President Buhari eventually polled 15.2 million votes to defeat Atiku, who got 11.3 million.
Traditionally, the Nigerian electorate’s voting pattern is along religious, ethnic, and regional lines.
Ahead of the election, the permutations placed Buhari, who is from Katsina in the north-west, to win majority votes in the north over Atiku, who is from Adamawa in the north-east.
Since he made his debut on Nigeria’s presidential election scene in 2003, Buhari has always won a huge chunk of the northern votes.
But in 2019, Buhari faced stiff opposition in Atiku. Both of them are from the north, Fulani, and Muslims. So it became a question of “what will be the margin of victory” for the president, particularly given that Atiku’s PDP traditionally puts up a good show in the southern states.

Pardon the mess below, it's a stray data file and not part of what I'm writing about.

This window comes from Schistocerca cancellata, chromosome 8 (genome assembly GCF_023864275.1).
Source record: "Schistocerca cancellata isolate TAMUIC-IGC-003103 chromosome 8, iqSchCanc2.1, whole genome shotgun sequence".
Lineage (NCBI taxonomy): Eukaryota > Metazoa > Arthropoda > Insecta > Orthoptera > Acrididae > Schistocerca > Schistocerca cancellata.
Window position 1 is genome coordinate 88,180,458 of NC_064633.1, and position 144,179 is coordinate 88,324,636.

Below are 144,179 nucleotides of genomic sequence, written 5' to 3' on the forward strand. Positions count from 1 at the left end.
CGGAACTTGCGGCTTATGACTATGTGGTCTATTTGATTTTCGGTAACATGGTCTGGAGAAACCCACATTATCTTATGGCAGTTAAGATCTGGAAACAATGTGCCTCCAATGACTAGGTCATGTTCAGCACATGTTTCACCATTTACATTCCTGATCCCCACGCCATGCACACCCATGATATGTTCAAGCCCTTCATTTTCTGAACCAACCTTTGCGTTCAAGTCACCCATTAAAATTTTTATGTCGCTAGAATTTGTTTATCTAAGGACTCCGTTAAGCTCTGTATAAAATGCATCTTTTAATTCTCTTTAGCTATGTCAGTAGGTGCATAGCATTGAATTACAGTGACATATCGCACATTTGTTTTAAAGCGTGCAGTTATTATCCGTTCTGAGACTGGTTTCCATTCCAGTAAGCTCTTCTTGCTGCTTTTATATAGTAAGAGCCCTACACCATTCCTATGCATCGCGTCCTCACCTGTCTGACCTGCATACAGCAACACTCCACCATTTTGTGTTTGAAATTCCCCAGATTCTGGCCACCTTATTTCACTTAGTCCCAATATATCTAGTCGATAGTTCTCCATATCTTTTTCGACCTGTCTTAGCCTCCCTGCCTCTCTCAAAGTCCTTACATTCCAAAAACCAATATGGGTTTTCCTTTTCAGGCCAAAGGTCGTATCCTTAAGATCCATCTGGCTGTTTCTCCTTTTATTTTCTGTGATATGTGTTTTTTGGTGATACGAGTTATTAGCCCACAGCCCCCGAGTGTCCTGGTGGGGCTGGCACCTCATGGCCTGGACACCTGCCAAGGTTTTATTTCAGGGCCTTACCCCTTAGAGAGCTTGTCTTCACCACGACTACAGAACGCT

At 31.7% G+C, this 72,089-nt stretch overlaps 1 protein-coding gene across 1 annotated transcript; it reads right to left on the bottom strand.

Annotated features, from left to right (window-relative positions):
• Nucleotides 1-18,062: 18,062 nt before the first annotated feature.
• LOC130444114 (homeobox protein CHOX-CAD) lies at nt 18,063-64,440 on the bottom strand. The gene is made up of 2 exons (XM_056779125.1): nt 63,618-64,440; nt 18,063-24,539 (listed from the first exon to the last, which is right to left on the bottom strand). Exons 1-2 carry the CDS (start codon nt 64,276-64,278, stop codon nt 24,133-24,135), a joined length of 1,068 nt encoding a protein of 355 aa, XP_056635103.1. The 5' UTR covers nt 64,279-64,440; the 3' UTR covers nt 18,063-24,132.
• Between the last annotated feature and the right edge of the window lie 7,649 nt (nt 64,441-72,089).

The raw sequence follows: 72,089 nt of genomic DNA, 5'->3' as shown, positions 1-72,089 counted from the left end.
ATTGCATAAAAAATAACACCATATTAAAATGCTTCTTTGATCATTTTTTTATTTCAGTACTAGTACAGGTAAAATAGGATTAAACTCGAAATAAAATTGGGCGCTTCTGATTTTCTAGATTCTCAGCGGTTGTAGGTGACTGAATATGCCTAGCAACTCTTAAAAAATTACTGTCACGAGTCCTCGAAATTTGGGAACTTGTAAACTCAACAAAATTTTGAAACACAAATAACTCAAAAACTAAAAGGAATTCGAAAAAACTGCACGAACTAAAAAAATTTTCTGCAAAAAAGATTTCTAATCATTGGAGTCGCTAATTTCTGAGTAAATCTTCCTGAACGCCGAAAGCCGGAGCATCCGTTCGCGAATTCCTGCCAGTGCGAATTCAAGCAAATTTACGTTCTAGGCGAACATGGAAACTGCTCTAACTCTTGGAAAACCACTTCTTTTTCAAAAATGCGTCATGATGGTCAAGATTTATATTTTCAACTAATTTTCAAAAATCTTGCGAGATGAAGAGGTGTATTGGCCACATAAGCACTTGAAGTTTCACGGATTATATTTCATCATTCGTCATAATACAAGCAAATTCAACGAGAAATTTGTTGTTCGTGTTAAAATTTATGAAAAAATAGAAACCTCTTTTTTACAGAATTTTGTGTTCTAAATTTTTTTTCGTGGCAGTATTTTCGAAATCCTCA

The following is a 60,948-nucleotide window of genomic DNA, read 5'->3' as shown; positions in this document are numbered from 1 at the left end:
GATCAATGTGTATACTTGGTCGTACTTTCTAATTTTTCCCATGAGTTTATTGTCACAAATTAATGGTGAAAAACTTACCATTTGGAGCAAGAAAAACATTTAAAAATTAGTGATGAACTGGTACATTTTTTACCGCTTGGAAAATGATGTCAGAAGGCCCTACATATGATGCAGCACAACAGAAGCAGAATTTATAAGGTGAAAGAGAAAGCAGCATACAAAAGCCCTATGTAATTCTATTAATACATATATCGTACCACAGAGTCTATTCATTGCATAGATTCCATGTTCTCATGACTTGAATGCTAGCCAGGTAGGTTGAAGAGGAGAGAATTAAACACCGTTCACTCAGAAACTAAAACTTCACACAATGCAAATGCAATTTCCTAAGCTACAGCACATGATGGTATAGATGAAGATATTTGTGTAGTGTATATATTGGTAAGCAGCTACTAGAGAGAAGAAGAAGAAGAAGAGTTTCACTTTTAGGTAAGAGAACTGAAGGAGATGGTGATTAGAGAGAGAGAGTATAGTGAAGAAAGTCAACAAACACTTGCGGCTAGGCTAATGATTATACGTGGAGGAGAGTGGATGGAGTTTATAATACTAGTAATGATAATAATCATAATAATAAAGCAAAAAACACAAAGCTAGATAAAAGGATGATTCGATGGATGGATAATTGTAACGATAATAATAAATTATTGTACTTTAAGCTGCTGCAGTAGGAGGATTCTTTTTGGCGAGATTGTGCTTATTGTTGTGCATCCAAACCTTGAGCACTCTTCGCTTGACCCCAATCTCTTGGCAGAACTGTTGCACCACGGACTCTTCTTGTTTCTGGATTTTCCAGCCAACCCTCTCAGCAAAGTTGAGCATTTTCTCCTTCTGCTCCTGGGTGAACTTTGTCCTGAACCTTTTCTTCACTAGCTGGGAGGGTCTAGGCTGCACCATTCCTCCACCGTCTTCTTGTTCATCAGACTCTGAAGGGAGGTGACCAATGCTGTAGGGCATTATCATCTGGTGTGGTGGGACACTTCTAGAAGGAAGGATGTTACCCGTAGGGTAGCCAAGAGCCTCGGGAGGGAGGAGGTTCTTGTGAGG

As expected, Buhari won most of the northern states except the north-central states of Benue and Plateau, and the north-eastern state of Taraba. The three states are among the predominantly Christian-populated states in the north.
The four other north-central states – Niger, Bauchi, Nasarawa, and Kogi – are also seen as battleground states. The first three are heavily Muslim-dominated while Kogi is slightly Muslim-dominated.
Buhari lost in Atiku’s home state, Adamawa, albeit narrowly, polling 47% of the votes against the former vice president’s 51%.
Conversely, in Buhari’s Katsina State, the APC won 79% of the votes against Atiku’s PDP 20%.
But the APC won most convincingly in Borno and Yobe states in the north-east, where they got 91% and 89% respectively, against Atiku’s 8% and 9% respectively. Four years earlier, against a southern Christian opposition who was an incumbent, Buhari had won 94% of the votes in the two…